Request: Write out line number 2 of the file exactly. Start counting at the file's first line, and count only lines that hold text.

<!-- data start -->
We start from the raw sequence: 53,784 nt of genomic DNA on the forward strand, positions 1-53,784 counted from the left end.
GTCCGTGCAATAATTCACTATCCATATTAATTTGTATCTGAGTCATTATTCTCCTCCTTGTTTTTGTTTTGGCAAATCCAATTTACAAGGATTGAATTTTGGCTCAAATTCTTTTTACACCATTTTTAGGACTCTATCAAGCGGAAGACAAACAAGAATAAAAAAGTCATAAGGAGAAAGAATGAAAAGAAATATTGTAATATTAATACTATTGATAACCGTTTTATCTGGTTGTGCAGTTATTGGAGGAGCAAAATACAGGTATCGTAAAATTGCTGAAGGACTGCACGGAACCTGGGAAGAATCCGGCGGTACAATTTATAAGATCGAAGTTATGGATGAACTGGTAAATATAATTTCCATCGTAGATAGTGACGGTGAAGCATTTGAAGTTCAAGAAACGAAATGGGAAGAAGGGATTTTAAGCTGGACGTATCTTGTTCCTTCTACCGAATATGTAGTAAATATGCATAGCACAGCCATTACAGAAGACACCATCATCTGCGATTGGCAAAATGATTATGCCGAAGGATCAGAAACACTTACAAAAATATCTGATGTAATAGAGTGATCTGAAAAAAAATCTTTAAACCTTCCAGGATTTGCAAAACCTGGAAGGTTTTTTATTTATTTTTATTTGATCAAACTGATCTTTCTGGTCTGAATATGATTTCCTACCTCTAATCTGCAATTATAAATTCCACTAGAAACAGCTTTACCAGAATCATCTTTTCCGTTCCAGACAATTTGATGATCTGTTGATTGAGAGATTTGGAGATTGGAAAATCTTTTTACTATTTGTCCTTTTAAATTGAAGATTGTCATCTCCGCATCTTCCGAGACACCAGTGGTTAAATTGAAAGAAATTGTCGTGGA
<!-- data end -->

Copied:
GTCCGTGCAATAATTCACTATCCATATTAATTTGTATCTGAGTCATTATTCTCCTCCTTGTTTTTGTTTTGGCAAATCCAATTTACAAGGATTGAATTTTGGCTCAAATTCTTTTTACACCATTTTTAGGACTCTATCAAGCGGAAGACAAACAAGAATAAAAAAGTCATAAGGAGAAAGAATGAAAAGAAATATTGTAATATTAATACTATTGATAACCGTTTTATCTGGTTGTGCAGTTATTGGAGGAGCAAAATACAGGTATCGTAAAATTGCTGAAGGACTGCACGGAACCTGGGAAGAATCCGGCGGTACAATTTATAAGATCGAAGTTATGGATGAACTGGTAAATATAATTTCCATCGTAGATAGTGACGGTGAAGCATTTGAAGTTCAAGAAACGAAATGGGAAGAAGGGATTTTAAGCTGGACGTATCTTGTTCCTTCTACCGAATATGTAGTAAATATGCATAGCACAGCCATTACAGAAGACACCATCATCTGCGATTGGCAAAATGATTATGCCGAAGGATCAGAAACACTTACAAAAATATCTGATGTAATAGAGTGATCTGAAAAAAAATCTTTAAACCTTCCAGGATTTGCAAAACCTGGAAGGTTTTTTATTTATTTTTATTTGATCAAACTGATCTTTCTGGTCTGAATATGATTTCCTACCTCTAATCTGCAATTATAAATTCCACTAGAAACAGCTTTACCAGAATCATCTTTTCCGTTCCAGACAATTTGATGATCTGTTGATTGAGAGATTTGGAGATTGGAAAATCTTTTTACTATTTGTCCTTTTAAATTGAAGATTGTCATCTCCGCATCTTCCGAGACACCAGTGGTTAAATTGAAAGAAATTGTCGTGGA